Three Ways to Show Your Group Leader Your Gratitude
Leading a small group is not an easy job. Schedules are full. People are messy. And public speaking is generally considered to be scarier than death. So, if you have a group leader, you should look for ways to show them you are thankful for what they do. Here are three easy things you can do, within the group context, to demonstrate your gratitude:
1. Volunteer to read the Scripture. Quickly.
This is so simple and helpful. Every second that passes between the request for Scripture reading and the commencement of Scripture reading is a second during which your group leader may become convinced the group doesn’t like her, doesn’t like reading, or doesn’t like the Bible. This is one extended silence in a group that’s easily avoided.
Just volunteer to read the passage ASAP. You can read. The Bible is good. And your group leader will thank you.
2. Help cut off rabbit trails.
Most seasoned group leaders have at some point asked themselves the question, “How in the world are we talking about Sandra’s cousin’s chicken recipe that inspired her to become a Calvinist?” Or something similar. There’s seemingly no limit to how far off-topic a group’s conversation can lead. Show your group leader you are thankful for his efforts by helping to shift the conversation back to the purpose of the Bible study.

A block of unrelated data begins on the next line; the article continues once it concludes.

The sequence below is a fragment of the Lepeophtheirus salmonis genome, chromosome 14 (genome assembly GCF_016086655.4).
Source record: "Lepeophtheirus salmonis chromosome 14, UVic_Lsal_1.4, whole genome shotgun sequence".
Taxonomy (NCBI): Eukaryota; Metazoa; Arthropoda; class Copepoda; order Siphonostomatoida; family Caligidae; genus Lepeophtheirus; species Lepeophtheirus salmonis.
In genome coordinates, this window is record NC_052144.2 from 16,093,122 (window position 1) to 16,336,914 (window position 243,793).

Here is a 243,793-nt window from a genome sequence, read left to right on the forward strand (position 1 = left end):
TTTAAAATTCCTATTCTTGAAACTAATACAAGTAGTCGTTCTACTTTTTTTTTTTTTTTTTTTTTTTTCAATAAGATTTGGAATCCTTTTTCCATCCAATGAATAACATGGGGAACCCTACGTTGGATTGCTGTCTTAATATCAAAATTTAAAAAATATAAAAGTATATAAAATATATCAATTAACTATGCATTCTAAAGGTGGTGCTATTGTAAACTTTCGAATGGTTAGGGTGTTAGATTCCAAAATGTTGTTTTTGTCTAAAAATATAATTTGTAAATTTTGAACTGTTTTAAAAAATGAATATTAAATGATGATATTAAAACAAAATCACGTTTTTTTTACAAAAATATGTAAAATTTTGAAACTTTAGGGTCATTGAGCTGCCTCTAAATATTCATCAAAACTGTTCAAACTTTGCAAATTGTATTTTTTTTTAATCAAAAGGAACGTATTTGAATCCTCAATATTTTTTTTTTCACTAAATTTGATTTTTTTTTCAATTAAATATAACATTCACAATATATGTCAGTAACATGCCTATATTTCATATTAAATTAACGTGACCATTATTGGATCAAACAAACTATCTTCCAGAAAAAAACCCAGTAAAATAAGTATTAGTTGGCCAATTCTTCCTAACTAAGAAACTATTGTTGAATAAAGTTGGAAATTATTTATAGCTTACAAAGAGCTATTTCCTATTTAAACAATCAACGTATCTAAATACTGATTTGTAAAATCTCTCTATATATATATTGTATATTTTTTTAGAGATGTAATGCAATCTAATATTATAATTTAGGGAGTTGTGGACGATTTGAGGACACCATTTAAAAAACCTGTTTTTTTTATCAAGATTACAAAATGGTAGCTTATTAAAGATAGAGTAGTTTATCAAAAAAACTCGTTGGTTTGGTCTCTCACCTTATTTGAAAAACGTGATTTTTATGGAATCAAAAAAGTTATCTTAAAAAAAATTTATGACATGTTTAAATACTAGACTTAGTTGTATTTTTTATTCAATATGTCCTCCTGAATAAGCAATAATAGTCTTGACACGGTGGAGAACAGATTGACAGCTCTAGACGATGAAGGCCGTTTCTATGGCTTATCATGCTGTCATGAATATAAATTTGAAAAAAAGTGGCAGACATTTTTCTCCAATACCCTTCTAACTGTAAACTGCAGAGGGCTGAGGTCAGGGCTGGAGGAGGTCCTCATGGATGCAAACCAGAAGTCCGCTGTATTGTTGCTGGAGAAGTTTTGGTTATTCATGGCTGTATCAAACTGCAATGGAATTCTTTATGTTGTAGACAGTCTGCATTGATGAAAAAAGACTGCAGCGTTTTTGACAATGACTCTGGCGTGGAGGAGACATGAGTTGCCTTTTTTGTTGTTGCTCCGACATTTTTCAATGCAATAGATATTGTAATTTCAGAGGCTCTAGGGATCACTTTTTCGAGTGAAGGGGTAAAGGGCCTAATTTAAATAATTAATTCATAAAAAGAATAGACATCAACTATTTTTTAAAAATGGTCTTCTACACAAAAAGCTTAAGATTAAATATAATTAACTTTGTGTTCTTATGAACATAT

The group will be healthier and the group leader will feel supported if shortening rabbit trails and returning to the text is a group effort.
3. Own the “after-the-group-meeting” group meeting.
Many groups, whether in homes or on church property, tend to have protracted post-meeting conversations. While those can be good for community, they can make it hard for people to know when the group time is really “over.” This is especially true for the leader.
If your group typically has more discussion after the “regular” discussion, give your leader a week off from the bonus banter. Insert yourself into the conversation and say, “Why don’t you go home and get some rest?” If you are meeting at the group leader’s home, try saying, “Why don’t we take this conversation somewhere else?”
Your group leader carries a lot. Helping to carry the occasional post-group time is an easy way to give support.